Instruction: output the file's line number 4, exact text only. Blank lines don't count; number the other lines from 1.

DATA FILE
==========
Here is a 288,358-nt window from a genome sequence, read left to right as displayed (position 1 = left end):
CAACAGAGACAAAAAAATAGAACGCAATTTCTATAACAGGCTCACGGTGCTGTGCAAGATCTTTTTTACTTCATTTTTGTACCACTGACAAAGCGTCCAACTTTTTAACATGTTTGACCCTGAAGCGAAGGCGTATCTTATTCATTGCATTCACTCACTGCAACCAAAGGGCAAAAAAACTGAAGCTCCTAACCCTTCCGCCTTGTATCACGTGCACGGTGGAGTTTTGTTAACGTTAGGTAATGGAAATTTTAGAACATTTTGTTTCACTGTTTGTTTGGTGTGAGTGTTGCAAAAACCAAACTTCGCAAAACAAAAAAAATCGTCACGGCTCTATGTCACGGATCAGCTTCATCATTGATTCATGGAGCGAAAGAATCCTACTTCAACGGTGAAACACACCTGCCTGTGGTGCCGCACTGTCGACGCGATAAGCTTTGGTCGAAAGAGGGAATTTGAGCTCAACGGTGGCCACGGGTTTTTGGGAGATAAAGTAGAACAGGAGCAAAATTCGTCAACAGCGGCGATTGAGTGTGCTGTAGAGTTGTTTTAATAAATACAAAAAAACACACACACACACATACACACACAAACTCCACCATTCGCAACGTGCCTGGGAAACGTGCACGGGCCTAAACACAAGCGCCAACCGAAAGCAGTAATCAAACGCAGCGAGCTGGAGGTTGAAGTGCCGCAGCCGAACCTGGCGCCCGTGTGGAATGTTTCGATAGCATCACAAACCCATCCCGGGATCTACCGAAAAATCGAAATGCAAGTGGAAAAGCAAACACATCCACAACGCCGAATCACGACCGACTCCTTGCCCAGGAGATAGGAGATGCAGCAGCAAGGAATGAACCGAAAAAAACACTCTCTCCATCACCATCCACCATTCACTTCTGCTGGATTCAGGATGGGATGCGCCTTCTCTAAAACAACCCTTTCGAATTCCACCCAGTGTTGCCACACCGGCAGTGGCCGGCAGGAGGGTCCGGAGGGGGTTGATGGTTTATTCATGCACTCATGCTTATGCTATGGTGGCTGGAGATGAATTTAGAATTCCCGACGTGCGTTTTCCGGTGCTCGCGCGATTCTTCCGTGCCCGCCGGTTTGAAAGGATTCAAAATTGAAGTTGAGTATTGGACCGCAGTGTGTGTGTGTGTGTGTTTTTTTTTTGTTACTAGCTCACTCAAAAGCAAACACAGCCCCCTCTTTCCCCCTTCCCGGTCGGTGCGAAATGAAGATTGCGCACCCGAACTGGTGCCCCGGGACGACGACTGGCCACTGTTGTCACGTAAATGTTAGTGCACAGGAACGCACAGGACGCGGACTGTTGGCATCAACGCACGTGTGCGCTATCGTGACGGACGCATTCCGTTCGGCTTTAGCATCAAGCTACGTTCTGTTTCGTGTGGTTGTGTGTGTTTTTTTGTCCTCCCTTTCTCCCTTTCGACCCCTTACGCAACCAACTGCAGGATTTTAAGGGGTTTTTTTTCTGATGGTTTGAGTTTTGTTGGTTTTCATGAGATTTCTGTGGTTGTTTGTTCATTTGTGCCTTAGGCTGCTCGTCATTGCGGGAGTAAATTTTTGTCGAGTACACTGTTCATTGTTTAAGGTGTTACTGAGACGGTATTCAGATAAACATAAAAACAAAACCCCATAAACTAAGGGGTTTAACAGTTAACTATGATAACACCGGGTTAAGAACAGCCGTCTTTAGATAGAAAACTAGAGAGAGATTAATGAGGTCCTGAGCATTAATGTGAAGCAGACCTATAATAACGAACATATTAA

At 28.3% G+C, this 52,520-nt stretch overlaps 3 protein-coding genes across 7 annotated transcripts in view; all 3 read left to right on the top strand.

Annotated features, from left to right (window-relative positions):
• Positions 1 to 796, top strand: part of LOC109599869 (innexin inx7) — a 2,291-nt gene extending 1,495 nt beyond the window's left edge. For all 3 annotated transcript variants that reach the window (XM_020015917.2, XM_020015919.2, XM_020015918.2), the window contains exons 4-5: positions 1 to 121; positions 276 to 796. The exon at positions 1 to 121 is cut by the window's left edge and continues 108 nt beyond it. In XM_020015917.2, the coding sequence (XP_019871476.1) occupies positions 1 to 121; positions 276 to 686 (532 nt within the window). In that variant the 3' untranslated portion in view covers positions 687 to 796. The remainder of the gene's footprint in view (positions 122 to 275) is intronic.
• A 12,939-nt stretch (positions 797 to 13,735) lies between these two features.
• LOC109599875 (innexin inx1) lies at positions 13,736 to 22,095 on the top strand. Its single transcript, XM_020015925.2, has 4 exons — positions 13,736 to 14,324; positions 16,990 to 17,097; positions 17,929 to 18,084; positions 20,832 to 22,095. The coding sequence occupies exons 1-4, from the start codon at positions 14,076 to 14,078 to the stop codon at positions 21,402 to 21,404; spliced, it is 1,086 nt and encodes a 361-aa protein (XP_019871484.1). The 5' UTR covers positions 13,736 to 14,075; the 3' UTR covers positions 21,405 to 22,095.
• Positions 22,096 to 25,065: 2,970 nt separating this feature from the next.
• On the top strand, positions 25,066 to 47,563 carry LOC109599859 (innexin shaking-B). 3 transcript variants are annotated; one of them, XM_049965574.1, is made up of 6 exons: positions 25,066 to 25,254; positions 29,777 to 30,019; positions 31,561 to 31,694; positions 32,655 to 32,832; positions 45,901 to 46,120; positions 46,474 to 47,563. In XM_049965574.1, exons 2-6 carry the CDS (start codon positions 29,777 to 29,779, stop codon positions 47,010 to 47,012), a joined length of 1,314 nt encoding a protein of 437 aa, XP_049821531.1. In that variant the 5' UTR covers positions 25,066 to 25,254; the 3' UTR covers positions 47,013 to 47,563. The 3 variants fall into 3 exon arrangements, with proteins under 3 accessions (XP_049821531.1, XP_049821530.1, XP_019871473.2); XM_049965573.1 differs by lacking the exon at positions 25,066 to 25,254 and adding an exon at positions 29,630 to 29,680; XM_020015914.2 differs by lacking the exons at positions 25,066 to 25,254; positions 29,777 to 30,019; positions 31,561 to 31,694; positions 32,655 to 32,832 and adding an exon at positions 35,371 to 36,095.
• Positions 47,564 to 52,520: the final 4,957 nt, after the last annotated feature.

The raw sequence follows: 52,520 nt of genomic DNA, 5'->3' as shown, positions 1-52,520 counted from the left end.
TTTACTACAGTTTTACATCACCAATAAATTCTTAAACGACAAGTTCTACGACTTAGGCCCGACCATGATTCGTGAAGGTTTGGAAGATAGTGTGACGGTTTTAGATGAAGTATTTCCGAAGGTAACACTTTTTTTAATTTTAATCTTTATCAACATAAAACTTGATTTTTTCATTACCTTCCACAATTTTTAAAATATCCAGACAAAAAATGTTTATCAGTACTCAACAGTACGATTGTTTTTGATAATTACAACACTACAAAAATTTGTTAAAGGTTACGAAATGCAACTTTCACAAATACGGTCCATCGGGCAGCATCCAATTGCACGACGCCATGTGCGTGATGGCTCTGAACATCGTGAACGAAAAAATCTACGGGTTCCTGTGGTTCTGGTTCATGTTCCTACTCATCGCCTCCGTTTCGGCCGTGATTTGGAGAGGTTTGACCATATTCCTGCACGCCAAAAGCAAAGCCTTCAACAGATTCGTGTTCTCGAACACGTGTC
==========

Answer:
Annotated features, from left to right (window-relative positions):